More than 1,000 Americans die every year from heart disease, the most common cause of death among Americans aged over 50, according to federal statistics. But there’s a way to delay or avoid some heart conditions entirely. Read on.
Researchers at Brigham and Women’s Hospital in Boston, where Dr. Robert Hill works, found that the combined effect of aerobic exercise and dietary adjustments reduced the risk of heart attack or stroke among the study participants by up to 90 percent. Many people who suffer a heart attack eventually develop plaque in the arteries, which can narrow and enlarge, or, in heart failure, clots will block blood flow. Preventing the heart attacks and strokes that may follow would be the best medical treatment for almost everyone living with heart disease. But in certain groups, particularly African-Americans and older adults, the effects of exercise were much stronger. These people, about 2 percent of the U.S. population, are thought to have heart disease that is accelerated by high blood pressure or lack of activity.
In the Johns Hopkins study, participants who took part in aerobic exercise at moderate intensity or more did less damage to their cardiovascular system compared with others who had not exercised. There is one exception: In this study, the increased benefits of aerobic exercise took place in the obese or overweight who had already developed coronary artery disease. The researchers know that people who are obese or overweight already have signs of chronic disease, and aerobic exercise may slow down the progression of the disease for a time.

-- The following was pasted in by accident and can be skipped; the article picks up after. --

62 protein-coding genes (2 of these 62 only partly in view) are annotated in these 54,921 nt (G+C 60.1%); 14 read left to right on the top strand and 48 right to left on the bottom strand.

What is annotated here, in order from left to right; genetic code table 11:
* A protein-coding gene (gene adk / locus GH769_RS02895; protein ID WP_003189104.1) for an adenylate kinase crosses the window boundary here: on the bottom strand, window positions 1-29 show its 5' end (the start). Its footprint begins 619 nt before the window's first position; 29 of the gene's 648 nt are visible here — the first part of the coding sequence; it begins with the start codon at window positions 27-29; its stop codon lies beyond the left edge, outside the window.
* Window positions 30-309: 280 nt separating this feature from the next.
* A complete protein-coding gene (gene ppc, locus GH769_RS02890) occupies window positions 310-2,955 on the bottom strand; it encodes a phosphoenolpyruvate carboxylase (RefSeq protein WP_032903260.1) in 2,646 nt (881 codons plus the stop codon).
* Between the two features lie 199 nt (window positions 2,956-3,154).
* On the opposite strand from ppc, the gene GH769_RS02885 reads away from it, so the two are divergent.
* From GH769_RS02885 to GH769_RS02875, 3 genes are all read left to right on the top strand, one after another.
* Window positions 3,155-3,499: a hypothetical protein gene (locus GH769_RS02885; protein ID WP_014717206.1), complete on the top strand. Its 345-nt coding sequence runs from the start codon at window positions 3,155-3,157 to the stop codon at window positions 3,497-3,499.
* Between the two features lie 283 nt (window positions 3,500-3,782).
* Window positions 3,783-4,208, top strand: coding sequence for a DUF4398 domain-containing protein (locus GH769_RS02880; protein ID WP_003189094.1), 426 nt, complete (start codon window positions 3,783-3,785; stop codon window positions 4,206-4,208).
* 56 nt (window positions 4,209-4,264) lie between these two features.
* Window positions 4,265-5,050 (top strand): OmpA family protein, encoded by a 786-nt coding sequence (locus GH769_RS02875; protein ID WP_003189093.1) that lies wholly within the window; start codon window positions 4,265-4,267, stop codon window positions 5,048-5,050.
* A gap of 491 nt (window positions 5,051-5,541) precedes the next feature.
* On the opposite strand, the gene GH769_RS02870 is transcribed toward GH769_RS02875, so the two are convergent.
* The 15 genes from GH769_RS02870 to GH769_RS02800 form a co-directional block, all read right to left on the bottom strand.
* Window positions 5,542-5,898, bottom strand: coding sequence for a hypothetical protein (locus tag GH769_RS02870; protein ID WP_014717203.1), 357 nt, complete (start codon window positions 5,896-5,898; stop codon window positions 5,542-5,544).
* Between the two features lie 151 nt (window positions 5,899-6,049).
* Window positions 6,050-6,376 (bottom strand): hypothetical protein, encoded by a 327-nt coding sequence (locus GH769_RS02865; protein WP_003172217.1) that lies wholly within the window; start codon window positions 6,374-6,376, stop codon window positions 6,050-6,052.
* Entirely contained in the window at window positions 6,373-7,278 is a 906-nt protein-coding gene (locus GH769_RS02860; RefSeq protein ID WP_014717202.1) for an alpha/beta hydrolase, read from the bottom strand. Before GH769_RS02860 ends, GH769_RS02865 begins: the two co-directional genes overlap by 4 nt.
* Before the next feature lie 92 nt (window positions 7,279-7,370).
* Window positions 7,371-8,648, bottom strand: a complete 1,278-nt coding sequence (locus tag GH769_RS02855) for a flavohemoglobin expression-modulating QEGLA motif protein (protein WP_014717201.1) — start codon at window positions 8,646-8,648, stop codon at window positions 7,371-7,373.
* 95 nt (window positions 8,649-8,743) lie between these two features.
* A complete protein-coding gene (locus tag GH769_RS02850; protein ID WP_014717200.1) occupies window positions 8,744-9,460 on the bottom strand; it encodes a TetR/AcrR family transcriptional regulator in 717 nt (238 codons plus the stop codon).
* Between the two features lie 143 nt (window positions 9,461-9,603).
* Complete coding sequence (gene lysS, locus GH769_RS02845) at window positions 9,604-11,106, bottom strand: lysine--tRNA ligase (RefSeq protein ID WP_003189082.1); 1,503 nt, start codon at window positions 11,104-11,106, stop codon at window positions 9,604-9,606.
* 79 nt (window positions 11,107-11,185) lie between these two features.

But the key to understanding the results of this research was that healthy individuals who had not yet developed coronary artery disease took far better care of their cardiovascular health by exercising than did those who had already developed the disease. Moreover, people who exercised regularly before the onset of heart disease were associated with a reduced risk of heart attack or stroke a decade later. Many people continue to ignore their cholesterol and blood pressure and simply hope for the best. But exercise, with its short-term benefits, may offer a better prospect of preventing heart attacks and strokes, while giving long-term benefits. It is important to remember that exercise in itself can be an effective way to lower cholesterol and blood pressure, but to not exercise excessively also can be harmful. It’s a tricky balancing act.
Some researchers think that for at least 75 percent of people, avoiding exercise completely or very occasionally may delay or even prevent a heart attack or stroke. So there may be a benefit from walking around town, swimming in the pool, lifting weights or doing other basic activities even though you may lose a few pounds along the way.
The tricky bit is knowing when to stop.
“I want someone who is above age 50 to exercise more than they currently do,” says Dr. Joseph Underwood, director of the Oregon Health and Science University Diabetes and Endocrinology Program and a member of the Weill Cornell Medical College All-Century Heart Study team. “It’s complicated. Those who exercise 20 minutes most days of the week might take more breaks than someone who exercises 60 minutes two times a week or works out a couple of hours on the weekend.
“What we need to do is tell these folks that exercise is worthwhile. If they are taking 30 minutes a day, for example, and they begin to watch their cholesterol and their blood pressure, then the exercise may be worth it.”